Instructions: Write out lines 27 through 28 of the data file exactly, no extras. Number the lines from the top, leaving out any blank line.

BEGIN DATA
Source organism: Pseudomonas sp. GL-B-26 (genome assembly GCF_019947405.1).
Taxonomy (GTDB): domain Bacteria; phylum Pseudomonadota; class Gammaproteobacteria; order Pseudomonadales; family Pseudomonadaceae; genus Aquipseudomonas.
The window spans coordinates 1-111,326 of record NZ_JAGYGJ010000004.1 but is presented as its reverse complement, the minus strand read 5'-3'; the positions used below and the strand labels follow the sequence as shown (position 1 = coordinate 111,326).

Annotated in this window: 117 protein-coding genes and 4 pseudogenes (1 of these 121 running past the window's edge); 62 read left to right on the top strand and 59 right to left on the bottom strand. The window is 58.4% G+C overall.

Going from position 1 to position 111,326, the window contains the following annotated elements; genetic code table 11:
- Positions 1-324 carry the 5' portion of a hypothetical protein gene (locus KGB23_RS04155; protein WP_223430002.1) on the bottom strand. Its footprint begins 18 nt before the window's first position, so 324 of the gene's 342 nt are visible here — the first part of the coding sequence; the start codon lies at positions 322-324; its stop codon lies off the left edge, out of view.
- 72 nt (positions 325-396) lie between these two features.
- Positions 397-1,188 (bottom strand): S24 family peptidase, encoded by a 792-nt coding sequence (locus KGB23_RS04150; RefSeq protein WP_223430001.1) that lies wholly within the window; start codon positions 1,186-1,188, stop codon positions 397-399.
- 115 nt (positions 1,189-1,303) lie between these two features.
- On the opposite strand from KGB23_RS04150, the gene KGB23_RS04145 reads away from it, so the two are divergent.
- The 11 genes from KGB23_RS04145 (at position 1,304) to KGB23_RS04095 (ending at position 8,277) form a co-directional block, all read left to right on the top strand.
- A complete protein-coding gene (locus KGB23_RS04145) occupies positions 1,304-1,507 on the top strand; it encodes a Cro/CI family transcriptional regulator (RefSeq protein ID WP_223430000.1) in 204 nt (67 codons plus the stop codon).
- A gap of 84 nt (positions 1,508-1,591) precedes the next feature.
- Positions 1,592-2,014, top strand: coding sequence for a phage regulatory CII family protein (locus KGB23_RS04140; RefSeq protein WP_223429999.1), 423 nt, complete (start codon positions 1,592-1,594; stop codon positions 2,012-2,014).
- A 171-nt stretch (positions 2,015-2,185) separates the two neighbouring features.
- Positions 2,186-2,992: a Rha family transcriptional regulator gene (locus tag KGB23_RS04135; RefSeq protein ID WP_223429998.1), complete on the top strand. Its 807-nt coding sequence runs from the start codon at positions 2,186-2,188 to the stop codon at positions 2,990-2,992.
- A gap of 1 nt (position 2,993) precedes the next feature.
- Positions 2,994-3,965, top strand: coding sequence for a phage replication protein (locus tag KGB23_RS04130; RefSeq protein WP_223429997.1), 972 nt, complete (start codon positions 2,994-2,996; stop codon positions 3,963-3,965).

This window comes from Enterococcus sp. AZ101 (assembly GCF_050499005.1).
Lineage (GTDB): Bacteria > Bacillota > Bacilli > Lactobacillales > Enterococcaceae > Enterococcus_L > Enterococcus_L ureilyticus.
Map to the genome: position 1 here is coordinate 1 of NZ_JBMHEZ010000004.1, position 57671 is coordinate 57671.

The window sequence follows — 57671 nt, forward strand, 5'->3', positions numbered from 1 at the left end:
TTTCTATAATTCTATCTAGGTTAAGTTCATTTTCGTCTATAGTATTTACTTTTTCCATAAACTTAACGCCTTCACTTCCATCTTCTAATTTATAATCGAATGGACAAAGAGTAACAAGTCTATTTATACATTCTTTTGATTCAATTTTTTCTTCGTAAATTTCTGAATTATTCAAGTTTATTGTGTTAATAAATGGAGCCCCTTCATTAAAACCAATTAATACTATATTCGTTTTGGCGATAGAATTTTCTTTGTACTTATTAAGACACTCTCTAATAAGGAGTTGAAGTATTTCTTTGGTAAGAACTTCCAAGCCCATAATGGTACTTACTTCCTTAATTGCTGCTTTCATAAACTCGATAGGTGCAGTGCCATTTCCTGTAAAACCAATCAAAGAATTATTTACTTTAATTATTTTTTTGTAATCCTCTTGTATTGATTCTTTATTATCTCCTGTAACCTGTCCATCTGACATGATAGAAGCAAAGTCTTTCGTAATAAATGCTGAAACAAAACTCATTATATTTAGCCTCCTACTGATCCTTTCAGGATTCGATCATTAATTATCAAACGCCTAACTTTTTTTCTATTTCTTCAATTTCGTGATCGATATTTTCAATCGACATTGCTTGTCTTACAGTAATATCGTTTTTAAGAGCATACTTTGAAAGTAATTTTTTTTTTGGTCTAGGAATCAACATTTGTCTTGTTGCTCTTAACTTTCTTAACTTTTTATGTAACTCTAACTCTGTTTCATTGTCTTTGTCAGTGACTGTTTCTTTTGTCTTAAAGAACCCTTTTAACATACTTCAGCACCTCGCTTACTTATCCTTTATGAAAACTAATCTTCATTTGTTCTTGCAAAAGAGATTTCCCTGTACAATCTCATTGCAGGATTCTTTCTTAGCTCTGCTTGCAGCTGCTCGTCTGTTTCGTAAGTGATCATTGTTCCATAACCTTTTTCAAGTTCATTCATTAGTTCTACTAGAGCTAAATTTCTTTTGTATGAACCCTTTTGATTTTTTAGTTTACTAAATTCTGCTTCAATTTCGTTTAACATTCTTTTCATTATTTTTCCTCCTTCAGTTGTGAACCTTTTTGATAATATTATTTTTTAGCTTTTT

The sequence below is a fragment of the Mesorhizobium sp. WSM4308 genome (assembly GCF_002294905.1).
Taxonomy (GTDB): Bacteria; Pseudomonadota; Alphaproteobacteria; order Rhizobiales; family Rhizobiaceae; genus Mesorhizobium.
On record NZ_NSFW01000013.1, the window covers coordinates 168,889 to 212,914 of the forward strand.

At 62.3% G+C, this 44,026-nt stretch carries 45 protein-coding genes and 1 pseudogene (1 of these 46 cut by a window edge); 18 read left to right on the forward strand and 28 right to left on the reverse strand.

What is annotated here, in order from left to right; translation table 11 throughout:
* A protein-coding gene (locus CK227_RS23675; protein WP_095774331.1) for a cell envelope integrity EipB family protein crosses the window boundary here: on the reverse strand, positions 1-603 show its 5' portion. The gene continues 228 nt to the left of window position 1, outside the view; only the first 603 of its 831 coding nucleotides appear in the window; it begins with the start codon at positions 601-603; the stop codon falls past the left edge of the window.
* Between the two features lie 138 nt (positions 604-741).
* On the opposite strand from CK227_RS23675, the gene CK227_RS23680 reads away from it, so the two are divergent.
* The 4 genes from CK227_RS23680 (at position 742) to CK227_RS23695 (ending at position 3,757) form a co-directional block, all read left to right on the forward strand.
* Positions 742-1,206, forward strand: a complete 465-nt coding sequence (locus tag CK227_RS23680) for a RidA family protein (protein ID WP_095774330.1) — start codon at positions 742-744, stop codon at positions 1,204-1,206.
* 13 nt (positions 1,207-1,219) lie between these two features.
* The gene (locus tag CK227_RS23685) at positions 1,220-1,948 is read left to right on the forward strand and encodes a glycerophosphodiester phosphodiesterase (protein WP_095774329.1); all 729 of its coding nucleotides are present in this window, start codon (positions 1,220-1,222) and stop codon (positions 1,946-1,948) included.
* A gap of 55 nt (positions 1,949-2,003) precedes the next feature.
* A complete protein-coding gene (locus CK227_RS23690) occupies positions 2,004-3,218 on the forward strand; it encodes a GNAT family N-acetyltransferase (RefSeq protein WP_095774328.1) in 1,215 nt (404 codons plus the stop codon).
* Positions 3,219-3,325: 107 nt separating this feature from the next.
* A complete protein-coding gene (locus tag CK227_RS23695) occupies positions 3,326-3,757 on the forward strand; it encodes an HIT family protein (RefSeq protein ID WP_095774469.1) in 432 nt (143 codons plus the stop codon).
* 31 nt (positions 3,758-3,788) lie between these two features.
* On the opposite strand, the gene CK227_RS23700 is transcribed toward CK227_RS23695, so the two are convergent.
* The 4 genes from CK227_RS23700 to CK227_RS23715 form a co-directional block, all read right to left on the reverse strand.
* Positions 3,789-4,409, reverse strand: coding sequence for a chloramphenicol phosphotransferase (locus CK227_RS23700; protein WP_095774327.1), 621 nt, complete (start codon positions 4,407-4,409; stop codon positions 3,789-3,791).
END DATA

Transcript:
At 62.3% G+C, this 44,026-nt stretch carries 45 protein-coding genes and 1 pseudogene (1 of these 46 cut by a window edge); 18 read left to right on the forward strand and 28 right to left on the reverse strand.

What is annotated here, in order from left to right; translation table 11 throughout: